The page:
Fears that might have seemed distant are now on our doorstep, and parents need to prepare to help their children process them, said Linda Close, a licensed mental health counselor based in Davie, Florida.
While younger children have likely been shielded from the tragedy, many older children have seen or heard the reports, and everyone is going to react differently, Close said. “Some are feeling very fearful, some are feeling probably angry, some are probably feeling nothing much at all but numbness. They are checking out.”
Confusion, frustration and sadness are also to be expected, she said, “and helpless. I think helplessness is going to be a big part of what they are feeling.”
First, limiting exposure to news coverage is really important. They more they hear it over and over, the more they are traumatized by the event, she said.
Parents should try to identify their own emotions first, find out what they are feeling and how they are reacting to it, Close said. If they aren’t aware, when their children speak up and share, parents might get caught up in others’ emotions, and it will be hard for them to be objective. “Be aware of what you are thinking and feeling so you can separate that from your kids,” she said.
Ask your children what they are feeling about what happened. “If the child is expressing major concerns about not wanting to go back to school, it is important for parents to listen,” Close said. Ask them questions, such as “What scares you the most?”
“The questions help them think through and be able to release that energy,” she said.
Don’t rush your child, Close said. “It is hard for parents to see kids emotionally hurting, but if they try to work through emotions prematurely, kids won’t feel listened to and respected,” she said. “Don’t make your child feel silly or foolish. They feel what they feel.”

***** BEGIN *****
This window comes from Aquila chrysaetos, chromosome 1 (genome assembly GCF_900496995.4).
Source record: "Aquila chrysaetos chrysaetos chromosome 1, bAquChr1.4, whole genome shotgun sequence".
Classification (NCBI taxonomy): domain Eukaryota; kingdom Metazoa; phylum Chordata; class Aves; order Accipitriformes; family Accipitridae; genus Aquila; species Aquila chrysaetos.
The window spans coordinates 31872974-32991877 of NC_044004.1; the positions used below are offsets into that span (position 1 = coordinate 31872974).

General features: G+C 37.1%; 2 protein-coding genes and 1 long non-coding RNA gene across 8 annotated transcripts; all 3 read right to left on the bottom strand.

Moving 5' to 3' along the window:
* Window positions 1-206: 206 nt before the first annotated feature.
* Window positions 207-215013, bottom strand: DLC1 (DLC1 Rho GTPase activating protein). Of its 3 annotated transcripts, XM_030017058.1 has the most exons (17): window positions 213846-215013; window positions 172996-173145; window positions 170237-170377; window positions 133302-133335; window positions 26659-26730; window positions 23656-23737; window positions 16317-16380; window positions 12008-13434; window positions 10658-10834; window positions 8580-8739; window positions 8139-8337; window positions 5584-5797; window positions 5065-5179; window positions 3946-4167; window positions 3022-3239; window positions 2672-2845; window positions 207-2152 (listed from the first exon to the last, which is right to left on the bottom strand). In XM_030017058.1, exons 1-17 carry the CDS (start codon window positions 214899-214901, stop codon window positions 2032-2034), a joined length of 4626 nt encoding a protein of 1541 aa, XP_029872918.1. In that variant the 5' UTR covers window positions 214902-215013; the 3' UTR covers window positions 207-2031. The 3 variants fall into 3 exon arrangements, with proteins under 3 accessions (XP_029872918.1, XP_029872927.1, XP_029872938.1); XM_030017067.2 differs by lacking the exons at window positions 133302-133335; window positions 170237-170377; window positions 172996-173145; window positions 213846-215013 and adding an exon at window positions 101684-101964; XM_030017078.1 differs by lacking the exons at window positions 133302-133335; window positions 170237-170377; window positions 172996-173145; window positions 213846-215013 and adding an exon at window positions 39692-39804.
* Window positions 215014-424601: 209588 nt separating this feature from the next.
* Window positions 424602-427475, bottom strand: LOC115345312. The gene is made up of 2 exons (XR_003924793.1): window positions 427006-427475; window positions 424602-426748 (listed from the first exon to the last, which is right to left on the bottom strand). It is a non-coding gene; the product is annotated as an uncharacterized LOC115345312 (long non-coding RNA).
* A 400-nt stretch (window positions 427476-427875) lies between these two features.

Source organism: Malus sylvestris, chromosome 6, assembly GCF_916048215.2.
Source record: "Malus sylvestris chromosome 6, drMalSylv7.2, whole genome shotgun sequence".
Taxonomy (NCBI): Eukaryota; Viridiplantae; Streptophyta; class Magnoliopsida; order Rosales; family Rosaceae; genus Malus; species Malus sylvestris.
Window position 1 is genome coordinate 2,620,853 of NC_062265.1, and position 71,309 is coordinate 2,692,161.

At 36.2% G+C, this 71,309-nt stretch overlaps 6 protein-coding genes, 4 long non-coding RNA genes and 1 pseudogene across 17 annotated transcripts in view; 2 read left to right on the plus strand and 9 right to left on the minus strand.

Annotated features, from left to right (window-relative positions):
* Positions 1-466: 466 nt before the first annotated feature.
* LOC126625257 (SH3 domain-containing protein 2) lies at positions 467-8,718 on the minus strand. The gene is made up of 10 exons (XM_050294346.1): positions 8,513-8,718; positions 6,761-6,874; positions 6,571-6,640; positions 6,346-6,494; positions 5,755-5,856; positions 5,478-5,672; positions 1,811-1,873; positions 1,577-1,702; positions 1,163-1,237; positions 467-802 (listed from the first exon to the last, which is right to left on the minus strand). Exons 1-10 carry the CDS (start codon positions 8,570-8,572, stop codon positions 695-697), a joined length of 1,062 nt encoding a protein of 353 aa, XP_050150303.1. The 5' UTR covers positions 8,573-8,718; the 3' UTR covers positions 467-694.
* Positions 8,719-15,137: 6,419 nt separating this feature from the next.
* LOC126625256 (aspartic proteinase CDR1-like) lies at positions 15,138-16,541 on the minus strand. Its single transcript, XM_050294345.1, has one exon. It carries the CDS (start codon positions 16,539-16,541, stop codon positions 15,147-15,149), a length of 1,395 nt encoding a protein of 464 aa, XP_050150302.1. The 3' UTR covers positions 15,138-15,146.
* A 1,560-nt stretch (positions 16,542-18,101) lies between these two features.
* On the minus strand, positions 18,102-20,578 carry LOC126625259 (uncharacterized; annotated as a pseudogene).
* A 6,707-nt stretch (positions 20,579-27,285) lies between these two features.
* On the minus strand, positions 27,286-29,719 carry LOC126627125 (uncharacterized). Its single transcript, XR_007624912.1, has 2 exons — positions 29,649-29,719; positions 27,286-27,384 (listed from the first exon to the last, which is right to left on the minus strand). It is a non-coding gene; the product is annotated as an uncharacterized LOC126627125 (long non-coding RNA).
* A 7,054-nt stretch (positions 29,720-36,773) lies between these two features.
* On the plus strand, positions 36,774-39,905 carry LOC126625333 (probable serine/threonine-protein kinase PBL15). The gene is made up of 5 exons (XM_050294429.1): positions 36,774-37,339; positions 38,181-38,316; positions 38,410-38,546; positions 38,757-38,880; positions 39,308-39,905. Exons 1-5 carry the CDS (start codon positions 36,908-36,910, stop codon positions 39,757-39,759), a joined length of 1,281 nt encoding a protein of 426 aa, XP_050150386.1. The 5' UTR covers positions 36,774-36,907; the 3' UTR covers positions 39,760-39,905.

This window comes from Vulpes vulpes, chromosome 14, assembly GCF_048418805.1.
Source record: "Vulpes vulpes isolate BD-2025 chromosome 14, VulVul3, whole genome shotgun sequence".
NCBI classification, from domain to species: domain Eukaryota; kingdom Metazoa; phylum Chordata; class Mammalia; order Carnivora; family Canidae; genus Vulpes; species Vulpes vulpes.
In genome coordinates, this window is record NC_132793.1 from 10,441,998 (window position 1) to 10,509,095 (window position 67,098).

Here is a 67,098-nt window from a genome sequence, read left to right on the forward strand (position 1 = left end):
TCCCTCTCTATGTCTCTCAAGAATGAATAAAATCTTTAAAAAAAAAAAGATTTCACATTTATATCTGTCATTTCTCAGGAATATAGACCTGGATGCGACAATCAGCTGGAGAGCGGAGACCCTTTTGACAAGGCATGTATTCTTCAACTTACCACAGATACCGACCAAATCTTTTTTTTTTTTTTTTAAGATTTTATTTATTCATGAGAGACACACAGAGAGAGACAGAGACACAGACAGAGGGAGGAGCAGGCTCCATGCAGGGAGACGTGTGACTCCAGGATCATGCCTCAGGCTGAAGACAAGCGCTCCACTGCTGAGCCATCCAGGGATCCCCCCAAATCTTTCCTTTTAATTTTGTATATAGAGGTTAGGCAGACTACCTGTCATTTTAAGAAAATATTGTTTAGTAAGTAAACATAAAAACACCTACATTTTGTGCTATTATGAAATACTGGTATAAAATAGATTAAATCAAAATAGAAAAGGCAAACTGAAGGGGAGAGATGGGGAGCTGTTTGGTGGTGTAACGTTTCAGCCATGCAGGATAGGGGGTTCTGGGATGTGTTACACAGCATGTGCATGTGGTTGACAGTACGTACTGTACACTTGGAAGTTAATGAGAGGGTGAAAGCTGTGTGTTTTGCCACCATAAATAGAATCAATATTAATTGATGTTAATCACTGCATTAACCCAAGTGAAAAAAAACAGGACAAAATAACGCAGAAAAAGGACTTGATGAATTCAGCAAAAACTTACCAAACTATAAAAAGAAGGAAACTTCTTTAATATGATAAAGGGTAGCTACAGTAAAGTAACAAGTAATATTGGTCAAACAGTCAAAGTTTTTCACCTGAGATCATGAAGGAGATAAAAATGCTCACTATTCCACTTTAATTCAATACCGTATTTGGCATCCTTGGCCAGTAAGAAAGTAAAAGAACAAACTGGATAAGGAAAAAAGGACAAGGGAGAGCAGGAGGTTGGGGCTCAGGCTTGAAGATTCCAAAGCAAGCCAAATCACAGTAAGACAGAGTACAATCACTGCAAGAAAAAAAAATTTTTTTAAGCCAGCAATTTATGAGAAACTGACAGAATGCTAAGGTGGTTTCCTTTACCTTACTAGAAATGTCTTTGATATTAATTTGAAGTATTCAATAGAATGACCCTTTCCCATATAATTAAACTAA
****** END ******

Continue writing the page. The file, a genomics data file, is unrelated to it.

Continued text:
Encourage your children to get it out. “Encourage them to let out some of that energy creatively through drawing or play sports,” Close said.
Parent should take ownership of kids’ electronics and limit exposure for children and younger teens, ages 13, 14 and 15, she said.
With older teens, “parents could use the opportunity to teach kids to set their own boundaries. Watching this over and over again can cause these feelings to come back. Teach them to limit themselves. Tell them, ‘We can go do something else besides getting into electronics.’ “
Parents have to be proactive about this, Close said. “They get flooded with feelings when they see things over and over again. They’re also curious to know what’s going on. Each child has to learn their own limitations.”
If children are not able to set their own limits, parents could help them set those boundaries.
Parents should also encourage kids to reconnect with people who are safe at this time, such as family and good friends. “Trauma is when your whole security has been blown up. … You now know how vulnerable you are. They need to feel safe again. That’s why it is important to do a lot of talking, listening and reconnecting.”
Parents should remember that not everyone is going to respond the same, Close said. “Parents need to sit down and talk with them and find a way to help them feel secure. Parents just need to be aware of what’s going on with their child.”
Try not to push your child to be in a place emotionally that they are not ready to go to just because you are uncomfortable, Close warned. “Allow them to be where they are and work with them where they are, which might mean you have to deal with your own discomfort.”
Warning signs if a child is not adjusting over time:
Withdrawing, not wanting to go places or to school
Sleeplessness and nightmares
Physical aches, stomachaches
They start to worry they are going to get hurt no matter where they go
They can also get very critical of teachers and parents.